“The challenge [of integrating with electronic medical records] is organisational rather than technological”, says Dr Seligman.
If this is starting to sound a little too much like a move towards fully-automated medical interactions, Dr Seligman is quick to reassure that Converser is not trying to replace human interpreters.
“Human minds, human hearts, human cultural understanding is irreplaceable.” says Seligman. “We’re not trying to replace humans. Converser will always work along with human interpreters.”
Emerging applications for automated translation
I asked Dr Seligman about the potential application of Spoken Translation’s technology into digital engagement channels such as social media. He explained that this is where he started out in the mid-1990’s, working on automating chat translations and it is certainly something that he hopes Spoken Translation will return to in the future. The company has a vision for applying their technology of today to live, verifiable, chat translation:
Spoken Translation’s vision of the future: live, verified chat translation
Other innovation in the pipeline includes server-based technology that would allow Converser to be used from portable and mobile devices. Dr Seligman hopes this will be available for iPhone and Blackberry during 2011.
Purpose built automated healthcare translation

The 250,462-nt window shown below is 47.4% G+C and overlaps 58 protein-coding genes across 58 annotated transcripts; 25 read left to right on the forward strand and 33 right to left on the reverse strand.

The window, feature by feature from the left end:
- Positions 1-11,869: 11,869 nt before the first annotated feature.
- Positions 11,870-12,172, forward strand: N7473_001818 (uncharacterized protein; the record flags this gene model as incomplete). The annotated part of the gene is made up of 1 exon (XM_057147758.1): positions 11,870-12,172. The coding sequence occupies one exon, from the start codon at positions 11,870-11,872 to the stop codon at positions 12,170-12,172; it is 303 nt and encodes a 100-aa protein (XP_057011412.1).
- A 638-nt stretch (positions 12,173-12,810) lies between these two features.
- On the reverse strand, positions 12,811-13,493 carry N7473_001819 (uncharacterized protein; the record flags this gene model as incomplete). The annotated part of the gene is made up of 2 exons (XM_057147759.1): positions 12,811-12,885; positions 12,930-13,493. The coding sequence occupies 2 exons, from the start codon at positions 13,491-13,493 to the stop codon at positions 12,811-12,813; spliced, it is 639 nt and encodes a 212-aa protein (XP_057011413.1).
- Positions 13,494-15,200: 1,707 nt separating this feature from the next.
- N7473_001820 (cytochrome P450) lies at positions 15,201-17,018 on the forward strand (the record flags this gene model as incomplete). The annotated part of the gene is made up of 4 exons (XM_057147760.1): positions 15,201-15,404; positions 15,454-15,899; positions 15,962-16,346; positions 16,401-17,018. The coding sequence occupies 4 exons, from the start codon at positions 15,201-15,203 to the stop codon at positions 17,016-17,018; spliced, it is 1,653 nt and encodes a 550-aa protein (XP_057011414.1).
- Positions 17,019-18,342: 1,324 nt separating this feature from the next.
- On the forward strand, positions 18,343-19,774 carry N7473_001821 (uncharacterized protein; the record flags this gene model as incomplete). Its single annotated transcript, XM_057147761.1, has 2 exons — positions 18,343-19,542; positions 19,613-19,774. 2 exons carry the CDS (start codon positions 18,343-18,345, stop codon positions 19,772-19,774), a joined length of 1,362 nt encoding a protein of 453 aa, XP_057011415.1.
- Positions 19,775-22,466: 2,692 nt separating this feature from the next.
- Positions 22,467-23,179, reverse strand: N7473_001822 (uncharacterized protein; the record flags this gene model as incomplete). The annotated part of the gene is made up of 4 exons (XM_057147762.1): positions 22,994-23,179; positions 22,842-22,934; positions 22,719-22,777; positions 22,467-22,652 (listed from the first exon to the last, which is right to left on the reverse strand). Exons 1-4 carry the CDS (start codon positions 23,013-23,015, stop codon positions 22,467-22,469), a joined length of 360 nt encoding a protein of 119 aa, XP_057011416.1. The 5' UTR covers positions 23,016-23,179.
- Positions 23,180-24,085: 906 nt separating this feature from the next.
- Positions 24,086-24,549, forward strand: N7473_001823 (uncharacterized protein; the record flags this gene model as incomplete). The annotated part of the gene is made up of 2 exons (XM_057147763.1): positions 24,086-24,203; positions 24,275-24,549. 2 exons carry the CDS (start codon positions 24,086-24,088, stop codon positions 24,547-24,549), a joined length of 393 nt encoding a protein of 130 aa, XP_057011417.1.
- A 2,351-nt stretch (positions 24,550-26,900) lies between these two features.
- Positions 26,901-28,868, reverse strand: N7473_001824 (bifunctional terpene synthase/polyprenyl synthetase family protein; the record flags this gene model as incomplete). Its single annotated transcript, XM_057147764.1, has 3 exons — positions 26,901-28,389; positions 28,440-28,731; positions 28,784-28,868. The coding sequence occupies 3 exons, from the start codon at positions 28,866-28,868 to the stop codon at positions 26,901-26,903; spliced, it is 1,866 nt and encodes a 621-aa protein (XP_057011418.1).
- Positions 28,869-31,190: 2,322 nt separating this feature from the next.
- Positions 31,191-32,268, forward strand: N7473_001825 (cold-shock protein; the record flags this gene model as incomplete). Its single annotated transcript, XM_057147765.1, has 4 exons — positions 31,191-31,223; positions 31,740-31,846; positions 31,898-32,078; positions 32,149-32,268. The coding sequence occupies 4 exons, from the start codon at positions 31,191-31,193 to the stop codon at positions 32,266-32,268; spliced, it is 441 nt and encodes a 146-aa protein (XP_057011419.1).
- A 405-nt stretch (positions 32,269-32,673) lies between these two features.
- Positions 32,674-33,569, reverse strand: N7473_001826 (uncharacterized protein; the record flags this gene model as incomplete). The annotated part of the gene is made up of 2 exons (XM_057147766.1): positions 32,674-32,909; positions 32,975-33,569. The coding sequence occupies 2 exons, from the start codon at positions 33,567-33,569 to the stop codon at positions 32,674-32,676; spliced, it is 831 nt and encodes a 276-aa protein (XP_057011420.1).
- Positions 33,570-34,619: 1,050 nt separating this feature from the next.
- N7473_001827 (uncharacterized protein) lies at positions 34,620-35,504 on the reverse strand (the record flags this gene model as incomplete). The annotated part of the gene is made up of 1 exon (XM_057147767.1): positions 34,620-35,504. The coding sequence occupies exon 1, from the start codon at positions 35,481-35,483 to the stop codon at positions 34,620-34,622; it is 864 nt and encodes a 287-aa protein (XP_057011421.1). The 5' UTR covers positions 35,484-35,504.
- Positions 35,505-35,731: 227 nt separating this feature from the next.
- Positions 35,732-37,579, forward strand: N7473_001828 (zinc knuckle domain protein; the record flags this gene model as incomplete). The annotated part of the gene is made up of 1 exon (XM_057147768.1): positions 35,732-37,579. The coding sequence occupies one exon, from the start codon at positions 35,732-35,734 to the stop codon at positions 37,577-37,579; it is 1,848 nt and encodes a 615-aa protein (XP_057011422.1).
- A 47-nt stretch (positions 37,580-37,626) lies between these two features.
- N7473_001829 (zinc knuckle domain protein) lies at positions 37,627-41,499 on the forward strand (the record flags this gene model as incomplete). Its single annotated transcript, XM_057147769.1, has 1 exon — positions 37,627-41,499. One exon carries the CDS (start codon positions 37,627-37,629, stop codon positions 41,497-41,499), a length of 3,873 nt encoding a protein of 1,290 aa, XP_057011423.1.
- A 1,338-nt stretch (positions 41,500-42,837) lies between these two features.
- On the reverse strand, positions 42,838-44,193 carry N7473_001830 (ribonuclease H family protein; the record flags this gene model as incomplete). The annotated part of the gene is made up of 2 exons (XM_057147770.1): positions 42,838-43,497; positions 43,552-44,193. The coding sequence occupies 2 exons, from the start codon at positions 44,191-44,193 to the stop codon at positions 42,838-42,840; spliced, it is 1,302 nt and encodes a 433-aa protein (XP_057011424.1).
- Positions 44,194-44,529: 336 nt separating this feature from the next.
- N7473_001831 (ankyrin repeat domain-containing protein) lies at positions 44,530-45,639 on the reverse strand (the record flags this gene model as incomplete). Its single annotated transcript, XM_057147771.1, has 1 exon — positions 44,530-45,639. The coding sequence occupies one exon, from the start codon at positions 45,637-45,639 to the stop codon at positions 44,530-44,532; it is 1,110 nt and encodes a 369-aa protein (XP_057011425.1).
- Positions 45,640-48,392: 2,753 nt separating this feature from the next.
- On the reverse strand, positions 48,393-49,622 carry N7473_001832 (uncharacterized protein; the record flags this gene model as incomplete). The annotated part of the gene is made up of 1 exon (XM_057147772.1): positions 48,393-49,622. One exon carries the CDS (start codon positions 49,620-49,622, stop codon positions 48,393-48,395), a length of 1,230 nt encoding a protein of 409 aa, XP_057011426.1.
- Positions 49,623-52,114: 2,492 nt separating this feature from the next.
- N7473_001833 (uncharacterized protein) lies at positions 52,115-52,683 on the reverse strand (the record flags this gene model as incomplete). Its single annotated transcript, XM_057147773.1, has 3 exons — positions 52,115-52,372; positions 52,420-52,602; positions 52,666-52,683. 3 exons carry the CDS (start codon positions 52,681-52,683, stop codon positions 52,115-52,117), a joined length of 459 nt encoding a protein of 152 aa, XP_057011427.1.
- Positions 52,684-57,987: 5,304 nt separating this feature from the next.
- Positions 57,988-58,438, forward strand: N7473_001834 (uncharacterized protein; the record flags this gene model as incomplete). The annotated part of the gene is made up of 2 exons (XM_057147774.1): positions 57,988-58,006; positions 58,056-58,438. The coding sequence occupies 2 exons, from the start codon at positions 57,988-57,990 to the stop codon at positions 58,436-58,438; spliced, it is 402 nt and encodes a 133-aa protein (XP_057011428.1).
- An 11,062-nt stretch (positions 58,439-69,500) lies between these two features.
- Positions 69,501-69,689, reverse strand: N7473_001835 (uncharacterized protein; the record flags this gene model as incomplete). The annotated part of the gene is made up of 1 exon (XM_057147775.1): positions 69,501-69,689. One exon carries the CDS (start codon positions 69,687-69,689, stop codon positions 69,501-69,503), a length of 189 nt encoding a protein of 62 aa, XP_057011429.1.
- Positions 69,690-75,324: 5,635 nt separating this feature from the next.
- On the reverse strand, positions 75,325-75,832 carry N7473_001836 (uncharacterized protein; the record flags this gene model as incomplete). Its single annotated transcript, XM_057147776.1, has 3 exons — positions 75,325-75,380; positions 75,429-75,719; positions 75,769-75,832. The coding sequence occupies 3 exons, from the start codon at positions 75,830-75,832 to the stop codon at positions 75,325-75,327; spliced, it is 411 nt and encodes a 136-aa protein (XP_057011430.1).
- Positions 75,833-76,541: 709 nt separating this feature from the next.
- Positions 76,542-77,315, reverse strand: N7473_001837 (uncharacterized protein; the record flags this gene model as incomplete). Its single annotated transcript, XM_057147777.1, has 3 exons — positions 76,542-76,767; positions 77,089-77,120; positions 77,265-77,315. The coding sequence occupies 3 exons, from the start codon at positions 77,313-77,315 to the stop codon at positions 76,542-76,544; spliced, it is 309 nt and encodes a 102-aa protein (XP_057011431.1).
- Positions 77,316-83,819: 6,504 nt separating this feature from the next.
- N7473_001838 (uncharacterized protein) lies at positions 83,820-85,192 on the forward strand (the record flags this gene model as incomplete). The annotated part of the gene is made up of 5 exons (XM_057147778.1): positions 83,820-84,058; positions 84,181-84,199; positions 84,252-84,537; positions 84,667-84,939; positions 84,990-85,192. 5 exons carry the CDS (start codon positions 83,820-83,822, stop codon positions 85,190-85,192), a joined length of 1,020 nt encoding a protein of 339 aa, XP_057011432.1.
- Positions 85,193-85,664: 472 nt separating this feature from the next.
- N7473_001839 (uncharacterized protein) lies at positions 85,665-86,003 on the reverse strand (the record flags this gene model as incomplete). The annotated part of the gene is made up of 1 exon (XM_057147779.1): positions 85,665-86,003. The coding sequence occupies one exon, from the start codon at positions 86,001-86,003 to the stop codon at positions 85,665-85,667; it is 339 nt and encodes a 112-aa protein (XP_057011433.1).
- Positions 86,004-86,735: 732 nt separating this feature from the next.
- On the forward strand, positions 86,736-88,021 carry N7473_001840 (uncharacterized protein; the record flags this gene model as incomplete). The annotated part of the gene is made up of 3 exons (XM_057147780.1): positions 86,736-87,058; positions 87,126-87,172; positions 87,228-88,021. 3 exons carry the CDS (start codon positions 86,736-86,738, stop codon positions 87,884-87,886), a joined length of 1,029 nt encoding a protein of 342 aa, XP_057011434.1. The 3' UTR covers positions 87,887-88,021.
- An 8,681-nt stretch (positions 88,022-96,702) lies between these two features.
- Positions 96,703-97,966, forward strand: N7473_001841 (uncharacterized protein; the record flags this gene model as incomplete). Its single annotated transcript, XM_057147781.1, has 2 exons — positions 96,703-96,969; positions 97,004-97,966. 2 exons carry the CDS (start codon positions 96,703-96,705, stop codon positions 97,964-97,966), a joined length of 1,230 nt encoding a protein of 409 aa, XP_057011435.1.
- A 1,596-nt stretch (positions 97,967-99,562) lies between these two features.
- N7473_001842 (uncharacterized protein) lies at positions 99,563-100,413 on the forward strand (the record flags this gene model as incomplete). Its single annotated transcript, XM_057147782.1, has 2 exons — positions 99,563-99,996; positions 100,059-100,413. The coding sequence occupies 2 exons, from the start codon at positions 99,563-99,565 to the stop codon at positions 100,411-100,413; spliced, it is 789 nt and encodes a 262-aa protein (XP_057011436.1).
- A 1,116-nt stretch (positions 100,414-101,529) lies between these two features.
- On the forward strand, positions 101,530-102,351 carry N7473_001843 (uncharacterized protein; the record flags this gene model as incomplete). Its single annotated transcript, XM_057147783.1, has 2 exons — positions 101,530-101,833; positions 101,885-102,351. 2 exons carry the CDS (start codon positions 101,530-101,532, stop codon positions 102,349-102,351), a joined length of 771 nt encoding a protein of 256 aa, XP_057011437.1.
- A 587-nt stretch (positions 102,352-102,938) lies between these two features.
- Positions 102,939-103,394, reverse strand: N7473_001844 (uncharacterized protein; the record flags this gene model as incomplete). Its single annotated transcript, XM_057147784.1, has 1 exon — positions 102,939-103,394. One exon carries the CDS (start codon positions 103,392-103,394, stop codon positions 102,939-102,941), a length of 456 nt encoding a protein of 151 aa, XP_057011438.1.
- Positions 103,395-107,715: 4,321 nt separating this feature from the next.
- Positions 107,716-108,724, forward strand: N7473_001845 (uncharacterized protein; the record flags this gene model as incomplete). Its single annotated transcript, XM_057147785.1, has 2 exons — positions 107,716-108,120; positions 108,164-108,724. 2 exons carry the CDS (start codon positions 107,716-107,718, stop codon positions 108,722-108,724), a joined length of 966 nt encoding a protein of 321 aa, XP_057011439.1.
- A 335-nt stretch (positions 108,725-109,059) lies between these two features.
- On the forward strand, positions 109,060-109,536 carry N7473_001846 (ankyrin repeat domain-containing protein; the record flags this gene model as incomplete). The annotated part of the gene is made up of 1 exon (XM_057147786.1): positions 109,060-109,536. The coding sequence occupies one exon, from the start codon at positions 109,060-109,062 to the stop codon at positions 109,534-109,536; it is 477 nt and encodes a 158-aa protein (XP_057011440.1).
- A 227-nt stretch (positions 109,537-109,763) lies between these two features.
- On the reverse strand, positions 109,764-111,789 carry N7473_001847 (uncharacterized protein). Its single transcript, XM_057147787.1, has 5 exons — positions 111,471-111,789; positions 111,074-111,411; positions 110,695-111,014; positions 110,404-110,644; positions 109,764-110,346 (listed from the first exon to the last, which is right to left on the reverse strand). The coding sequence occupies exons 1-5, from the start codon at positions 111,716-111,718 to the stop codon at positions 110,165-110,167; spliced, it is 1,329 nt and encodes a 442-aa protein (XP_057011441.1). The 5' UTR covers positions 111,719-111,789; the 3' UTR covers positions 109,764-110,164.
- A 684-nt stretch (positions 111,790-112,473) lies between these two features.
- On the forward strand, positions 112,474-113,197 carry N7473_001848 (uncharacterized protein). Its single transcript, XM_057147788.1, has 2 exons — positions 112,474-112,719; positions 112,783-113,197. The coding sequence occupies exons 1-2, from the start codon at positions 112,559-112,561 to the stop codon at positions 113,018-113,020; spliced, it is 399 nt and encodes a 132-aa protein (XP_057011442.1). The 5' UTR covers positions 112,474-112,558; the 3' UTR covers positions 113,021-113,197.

During my research for this article, I was pleased to learn from TAUS, a think tank on translation strategies, about customized machine translation systems (aka automated translation) which are designed for use in specific sectors. This is in contrast to Google translate which can be unreliable for specialist areas such as healthcare. These customized engines are trained using database of previous translations from a specific industry and include features to ensure consistent use of terminology. The result is better quality, more accurate translations.
Just such a sector specific solution is used by the Pan American Health Organization (PAHO). Their system was originally developed in the 1970s, and today covers all combinations of English/Spanish and Portuguese and is being used daily for 90% of all PAHO’s translation needs, as well as by 75 clients. Another example is a Danish customized machine translation provider, Languagelens, whose purpose built solutions are used during clinical trials by pharmaceutical companies. Whilst human translators are needed to ensure that the final text is up to the high quality needed, the use of such customized automated engines drives down the cost of translation, increasing the amount of translation that can be done, and speeds up time to market.